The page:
Next month marks the 50th anniversary of the 1964 earthquake and tsunami that devastated much of Alaska’s coastline, including Kodiak. In the half century since that fateful Good Friday, communities across the state have been working to make sure they are prepared for similar emergency situations.
Last week a handful of emergency management and tsunami specialists hosted a two-and-a-half day training in Kodiak and helped prepare local officials for what to do in the event of any emergency, but specifically for tsunamis.
Cindi Preller is a tsunami program manager for the National Oceanic and Atmospheric Administration and the National Weather Service. She said the training was great for community officials that will have decision making or action responsibilities during an emergency event, but stressed the importance of everyone knowing the warning signs of tsunamis and how to react on their own.
“And the most important one is if you feel an earthquake and the shaking sustains for longer than 20 seconds and you’re next to the water you really do need to evacuate. And that can be tough in a big earthquake that’s still shaking and quite dangerous. But what we’ve learned in the last few years is you really only might have a couple minutes. I mean we used to think you have 20, and now it’s down to two. So 20 seconds is roughly equivalent to a magnitude 7.0, and that’s strong enough to trigger a landslide.”Preller said ducking and covering to protect your head and neck is the smartest thing to do in an earthquake, but she stressed the need for evacuation, too.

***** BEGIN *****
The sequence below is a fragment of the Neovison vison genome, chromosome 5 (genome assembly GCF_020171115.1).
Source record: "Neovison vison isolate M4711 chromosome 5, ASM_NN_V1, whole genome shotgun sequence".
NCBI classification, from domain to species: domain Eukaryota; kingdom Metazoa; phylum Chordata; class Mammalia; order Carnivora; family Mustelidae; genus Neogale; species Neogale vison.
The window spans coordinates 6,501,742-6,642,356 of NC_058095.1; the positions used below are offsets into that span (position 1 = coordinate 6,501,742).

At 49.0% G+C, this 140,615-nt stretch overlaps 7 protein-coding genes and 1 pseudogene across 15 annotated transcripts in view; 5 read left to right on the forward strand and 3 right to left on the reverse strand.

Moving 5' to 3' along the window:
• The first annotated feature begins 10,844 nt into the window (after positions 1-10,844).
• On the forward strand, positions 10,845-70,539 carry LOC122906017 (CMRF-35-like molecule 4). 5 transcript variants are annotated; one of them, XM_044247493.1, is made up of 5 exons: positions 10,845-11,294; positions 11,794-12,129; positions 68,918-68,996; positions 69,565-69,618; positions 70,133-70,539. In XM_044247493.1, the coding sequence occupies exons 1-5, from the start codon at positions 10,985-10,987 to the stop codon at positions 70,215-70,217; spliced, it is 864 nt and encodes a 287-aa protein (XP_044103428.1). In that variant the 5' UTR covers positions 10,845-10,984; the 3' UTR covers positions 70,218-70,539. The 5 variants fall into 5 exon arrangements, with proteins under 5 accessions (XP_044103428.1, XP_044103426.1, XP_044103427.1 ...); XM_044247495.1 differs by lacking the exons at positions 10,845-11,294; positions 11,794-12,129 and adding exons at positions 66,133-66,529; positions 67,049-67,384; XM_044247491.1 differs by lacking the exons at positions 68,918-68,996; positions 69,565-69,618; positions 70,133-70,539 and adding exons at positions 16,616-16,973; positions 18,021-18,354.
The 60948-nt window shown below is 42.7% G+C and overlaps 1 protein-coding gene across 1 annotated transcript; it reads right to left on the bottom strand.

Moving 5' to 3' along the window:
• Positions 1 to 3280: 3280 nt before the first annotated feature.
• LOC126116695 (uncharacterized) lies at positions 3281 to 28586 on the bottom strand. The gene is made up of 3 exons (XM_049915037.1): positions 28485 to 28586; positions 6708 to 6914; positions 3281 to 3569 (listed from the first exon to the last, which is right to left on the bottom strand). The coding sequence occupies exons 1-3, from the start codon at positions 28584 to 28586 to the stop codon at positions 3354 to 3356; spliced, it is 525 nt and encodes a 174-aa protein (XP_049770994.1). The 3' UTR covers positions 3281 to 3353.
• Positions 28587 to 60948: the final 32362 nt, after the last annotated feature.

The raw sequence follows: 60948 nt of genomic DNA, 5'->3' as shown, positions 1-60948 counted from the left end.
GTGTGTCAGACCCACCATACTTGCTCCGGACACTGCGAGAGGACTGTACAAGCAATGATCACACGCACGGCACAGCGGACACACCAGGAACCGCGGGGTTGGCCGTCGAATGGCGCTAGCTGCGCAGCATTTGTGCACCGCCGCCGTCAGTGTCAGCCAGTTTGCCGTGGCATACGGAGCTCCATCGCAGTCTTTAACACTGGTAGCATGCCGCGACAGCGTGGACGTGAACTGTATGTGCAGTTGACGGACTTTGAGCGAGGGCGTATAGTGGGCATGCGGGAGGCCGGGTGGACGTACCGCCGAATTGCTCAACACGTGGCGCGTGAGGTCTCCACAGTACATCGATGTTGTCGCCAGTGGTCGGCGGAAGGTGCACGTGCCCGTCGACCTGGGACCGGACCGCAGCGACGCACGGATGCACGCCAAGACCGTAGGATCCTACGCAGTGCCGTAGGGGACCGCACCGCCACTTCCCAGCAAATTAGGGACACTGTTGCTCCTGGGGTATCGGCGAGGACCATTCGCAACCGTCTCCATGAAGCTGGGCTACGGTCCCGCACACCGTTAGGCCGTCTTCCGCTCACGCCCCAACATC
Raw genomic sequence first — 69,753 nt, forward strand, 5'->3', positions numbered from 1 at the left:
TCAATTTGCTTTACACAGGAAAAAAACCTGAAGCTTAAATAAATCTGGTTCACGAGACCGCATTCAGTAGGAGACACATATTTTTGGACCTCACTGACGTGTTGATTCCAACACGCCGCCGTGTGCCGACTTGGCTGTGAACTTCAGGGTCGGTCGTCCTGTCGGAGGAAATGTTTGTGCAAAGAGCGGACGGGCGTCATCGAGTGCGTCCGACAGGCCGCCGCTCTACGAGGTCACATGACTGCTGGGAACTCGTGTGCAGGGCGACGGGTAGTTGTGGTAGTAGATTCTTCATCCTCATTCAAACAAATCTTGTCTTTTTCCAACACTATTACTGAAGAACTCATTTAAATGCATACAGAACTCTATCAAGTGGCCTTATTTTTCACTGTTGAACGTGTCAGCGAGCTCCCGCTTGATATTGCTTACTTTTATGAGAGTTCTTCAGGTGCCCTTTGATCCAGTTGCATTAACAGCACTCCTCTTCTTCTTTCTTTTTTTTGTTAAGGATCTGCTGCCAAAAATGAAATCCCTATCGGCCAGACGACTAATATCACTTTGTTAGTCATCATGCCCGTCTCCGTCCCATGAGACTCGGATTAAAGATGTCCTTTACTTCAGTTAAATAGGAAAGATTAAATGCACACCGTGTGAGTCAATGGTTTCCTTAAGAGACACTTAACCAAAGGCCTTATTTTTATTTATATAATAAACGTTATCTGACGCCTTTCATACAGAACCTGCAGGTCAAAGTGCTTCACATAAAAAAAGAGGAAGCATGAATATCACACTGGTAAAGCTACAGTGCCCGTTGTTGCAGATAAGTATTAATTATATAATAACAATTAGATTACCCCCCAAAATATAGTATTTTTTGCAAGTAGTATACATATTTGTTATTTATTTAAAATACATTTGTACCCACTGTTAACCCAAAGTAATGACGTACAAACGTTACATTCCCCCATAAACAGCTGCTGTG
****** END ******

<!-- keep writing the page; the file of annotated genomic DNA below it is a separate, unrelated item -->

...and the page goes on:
“If you’re next to the water then I’m asking you to evacuate during an earthquake. Yeah, you need to protect your head, your neck. It’s really good to sit down with your family and your coworkers and think that out ahead of time.” Ervin Petty is an emergency management specialist with the Division of Homeland Security and said folks can find a lot of useful preparation and planning tips online through various state and national websites.
“The timing is perfect here for you. Next month on March 27 we’re going to do another Great Alaska Shake Out on March 27 at 1:26 p.m. We’ve done one recently in October, along with the west coast and a lot of other states around the country. But we’re doing this one with the 50th anniversary date of the big earthquake.”
Sam Albanese is the warning coordination meteorologist for the National Weather Service and said a helpful tool during times of emergency is the Emergency Alert System, or EAS.
“And that’s one of the things that we do, and we do have a local office here in Kodiak that would be activating the EAS system if it’s an earthquake that we’re expecting a tsunami to be generated from. So that’s another way for people to be aware of what’s going on so they can get notification.”
Albanese said EAS messages are transmitted over the radio, and are also aired on NOAA weather radios. The Coast Guard will also broadcast any tsunami messages over the marine band.
In general, all three agree that it’s better to talk and plan for an emergency now, so that things can flow as smoothly as possible when an event actually occurs.